Posted in: Industry News

Best Practices Are Crucial for Finishing First

Posted on Tuesday, April 7, 2015


Dear Fellow PCI® Members, We’ve spent the last two years on “Return to Growth” and “Shaping the Future Together” missions, and I commend past Presidents Chris Reding and Bob Allsop on their successful efforts. I am convinced the future is bright for our organization.

In the past few years, I have visited many powder coating facilities—both captive and job shops. The one clear take away from all of these visits is that there is a real disconnect between best (or even necessary) practices in powder coating and the real world. This is the “beauty and the beast” of powder coating. The beauty is that even with subpar practices, powder coating works. The beast is that best practices should be the minimum level effort, not the goal. I often talk about the Good, Better, and Best of powder coating. Notice, I don’t say “bad.” Even a cheap hobby powder coating gun will put powder on a part. But it won’t do it effectively, or efficiently. And it certainly won’t do it economically, all things considered. I can’t tell you how many times I’ve heard, “yep, we’ve got a good ground,” even when no ground exists. Or how about, “yep I’ve got good clean, dry air,” even though the problems they are encountering are clearly moisture or oil related.

As I think about the “beast,” one of the major issues I see in manufacturing today is poor finish or a finishing defect. Yet, the majority of manufacturers are spending the least amount of money in their finishing areas. Painters are treated and paid as low-skilled employees. Owners find all sorts of ways to get by on a shoestring. Recently, I heard an owner make the statement, “I can’t be bothered with the cost or time to clean hooks.” You have to be bothered with the details; they should not be ignored. What I see lacking is good education—not just educating the painters, of which the Powder Coating Institute (PCI®) does a great job—but educating the decision makers: the owners, executives and managers. You have likely heard the saying “knowledge is power.” I’d like to amend that to read “using knowledge is power.” Come on, everyone knows that a good ground is necessary for effective powder coating, but in practice that knowledge is often ignored. There is a real cost to ignoring knowledge, and that message has to be driven into our industry.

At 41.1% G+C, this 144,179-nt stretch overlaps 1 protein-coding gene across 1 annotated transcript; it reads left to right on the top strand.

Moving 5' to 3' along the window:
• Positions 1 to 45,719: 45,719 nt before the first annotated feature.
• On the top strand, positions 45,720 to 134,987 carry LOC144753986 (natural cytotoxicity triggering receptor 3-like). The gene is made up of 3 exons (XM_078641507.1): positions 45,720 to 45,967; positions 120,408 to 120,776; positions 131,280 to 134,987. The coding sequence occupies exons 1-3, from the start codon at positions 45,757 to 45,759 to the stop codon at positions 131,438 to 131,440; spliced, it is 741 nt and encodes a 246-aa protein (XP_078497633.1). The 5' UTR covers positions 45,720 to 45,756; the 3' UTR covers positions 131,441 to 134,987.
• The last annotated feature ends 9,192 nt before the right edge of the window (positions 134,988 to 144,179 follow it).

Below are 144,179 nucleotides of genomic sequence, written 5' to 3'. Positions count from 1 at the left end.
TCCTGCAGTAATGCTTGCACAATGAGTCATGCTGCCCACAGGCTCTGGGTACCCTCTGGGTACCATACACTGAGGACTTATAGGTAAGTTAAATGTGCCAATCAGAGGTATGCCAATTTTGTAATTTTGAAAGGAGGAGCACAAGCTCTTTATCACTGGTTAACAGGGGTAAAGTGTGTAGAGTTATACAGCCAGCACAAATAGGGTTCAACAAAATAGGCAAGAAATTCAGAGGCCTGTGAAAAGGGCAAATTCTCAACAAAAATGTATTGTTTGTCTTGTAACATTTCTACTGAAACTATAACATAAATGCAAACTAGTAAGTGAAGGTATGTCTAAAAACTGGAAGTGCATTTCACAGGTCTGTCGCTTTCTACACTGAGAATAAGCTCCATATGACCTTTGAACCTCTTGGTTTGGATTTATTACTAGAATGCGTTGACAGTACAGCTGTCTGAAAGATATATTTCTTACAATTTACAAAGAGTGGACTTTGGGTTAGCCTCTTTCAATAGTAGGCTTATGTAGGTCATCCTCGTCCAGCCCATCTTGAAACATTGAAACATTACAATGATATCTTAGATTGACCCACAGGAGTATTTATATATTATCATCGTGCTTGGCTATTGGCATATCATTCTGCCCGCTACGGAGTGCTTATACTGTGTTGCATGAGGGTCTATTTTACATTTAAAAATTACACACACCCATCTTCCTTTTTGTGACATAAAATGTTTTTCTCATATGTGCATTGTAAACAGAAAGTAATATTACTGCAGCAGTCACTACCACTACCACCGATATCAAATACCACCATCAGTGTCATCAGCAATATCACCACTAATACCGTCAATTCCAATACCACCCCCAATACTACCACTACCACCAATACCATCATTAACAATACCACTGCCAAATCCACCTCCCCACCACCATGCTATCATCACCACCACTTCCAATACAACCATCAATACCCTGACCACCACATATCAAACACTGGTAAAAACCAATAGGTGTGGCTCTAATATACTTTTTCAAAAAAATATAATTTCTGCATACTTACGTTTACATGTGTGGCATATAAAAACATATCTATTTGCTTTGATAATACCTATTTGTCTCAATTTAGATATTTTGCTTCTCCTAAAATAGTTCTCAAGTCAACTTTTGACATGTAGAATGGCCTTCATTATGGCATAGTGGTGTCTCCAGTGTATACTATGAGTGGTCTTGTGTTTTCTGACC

My charge as President of the Board for 2015 is to drive education and knowledge through all levels of the finishing hierarchy—from top to bottom and back up again. As the global voice of the industry, the Powder Coating Institute has to lead the effort to drive best practices and high quality to all levels of the industry. We will speak as one unified voice on behalf of our industry and push for powder coating to be the process of choice when it comes to coating needs. Our association has, bar none, the best educational programs available for powder coating, but we will not stop there. We will better demonstrate and drive the cost savings proposition of best practices and take this to the highest level of decision makers. With your help we can take powder coating from good and better, to best. Let’s work together to drive this message to our industry.

John Cole, PCI® President